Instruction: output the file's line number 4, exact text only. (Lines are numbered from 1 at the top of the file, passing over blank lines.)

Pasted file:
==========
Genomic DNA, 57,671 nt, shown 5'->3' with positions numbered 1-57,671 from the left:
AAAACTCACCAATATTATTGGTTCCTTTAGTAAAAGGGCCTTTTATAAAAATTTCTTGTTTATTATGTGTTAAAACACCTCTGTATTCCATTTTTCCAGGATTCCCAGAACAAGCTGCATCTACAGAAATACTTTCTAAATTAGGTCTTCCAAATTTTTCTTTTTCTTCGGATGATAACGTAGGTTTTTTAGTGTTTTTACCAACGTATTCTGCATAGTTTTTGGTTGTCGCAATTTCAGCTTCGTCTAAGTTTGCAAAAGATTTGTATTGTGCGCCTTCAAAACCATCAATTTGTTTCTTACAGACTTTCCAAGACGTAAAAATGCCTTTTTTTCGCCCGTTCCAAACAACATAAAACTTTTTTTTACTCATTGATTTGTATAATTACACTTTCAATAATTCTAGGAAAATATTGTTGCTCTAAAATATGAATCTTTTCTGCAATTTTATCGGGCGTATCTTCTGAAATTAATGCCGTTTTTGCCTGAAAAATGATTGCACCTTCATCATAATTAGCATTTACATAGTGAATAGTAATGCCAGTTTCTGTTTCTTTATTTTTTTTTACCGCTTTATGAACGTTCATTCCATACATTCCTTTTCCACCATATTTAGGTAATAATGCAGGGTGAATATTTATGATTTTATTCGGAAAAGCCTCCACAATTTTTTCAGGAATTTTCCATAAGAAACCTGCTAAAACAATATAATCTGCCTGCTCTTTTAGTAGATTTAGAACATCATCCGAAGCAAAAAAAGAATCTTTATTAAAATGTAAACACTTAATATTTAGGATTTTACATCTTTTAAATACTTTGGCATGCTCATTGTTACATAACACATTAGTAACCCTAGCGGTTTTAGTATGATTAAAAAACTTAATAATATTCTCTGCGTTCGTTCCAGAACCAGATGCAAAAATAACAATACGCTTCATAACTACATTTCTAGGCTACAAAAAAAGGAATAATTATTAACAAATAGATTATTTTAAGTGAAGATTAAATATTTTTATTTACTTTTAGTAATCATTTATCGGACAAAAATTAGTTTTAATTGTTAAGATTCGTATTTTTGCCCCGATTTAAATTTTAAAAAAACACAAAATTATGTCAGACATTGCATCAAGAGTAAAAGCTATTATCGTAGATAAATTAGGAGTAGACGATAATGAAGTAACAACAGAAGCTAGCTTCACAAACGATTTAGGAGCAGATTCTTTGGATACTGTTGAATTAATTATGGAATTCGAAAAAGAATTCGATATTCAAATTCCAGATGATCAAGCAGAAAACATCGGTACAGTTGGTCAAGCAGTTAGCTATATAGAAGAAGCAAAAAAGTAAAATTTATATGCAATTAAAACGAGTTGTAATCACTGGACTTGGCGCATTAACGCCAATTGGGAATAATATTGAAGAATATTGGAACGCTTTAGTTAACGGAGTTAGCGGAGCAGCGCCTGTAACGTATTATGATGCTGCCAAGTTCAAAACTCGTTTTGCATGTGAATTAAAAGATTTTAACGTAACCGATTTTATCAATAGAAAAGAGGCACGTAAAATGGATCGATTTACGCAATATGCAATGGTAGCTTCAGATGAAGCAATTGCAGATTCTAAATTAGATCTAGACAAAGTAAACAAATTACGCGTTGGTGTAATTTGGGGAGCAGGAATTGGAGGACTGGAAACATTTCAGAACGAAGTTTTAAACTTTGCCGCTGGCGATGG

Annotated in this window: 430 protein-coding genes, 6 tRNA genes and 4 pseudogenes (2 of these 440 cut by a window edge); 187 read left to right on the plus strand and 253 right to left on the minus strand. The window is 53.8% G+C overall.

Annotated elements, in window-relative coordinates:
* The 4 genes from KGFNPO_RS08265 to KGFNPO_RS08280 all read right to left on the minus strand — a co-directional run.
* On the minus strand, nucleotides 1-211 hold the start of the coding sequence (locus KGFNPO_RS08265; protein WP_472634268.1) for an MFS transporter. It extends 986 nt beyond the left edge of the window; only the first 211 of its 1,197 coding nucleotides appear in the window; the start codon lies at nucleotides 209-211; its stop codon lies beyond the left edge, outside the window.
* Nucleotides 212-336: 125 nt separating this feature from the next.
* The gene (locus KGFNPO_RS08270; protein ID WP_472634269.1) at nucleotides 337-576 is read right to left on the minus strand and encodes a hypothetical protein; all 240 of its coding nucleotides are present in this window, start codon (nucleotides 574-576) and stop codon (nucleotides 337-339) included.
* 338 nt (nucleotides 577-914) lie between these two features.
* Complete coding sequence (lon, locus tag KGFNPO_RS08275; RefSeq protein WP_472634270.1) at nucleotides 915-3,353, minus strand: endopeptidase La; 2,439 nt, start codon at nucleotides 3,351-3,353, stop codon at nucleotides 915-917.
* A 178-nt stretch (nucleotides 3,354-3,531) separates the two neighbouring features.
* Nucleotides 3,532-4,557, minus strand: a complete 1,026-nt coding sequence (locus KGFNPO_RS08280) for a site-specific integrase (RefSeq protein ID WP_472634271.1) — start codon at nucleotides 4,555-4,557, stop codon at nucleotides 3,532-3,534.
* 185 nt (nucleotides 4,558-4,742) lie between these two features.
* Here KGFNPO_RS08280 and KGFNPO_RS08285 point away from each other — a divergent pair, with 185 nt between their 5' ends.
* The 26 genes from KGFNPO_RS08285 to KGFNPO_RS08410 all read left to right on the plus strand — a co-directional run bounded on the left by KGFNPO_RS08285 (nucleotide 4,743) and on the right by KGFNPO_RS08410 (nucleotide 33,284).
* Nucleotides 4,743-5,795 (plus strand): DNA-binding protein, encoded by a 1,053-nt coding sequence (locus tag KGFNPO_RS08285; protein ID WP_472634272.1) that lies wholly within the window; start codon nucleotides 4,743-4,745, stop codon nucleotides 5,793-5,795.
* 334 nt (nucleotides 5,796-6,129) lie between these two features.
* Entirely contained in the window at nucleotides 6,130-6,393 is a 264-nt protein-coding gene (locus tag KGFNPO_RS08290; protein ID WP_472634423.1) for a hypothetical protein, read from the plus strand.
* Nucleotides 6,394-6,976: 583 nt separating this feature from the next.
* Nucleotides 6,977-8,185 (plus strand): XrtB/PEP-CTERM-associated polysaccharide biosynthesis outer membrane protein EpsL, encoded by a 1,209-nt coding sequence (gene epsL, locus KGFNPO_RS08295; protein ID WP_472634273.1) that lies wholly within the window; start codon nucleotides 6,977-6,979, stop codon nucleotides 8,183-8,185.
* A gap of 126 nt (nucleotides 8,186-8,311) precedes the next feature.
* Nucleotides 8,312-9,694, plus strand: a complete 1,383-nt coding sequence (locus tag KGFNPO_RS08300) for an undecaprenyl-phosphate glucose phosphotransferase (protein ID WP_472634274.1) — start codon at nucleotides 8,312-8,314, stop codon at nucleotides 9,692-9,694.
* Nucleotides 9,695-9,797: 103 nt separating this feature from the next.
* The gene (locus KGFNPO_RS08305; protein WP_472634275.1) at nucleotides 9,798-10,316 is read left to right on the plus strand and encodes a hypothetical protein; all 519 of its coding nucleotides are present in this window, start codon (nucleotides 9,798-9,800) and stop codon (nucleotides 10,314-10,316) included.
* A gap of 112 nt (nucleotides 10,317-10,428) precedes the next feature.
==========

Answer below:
Annotated elements, in window-relative coordinates: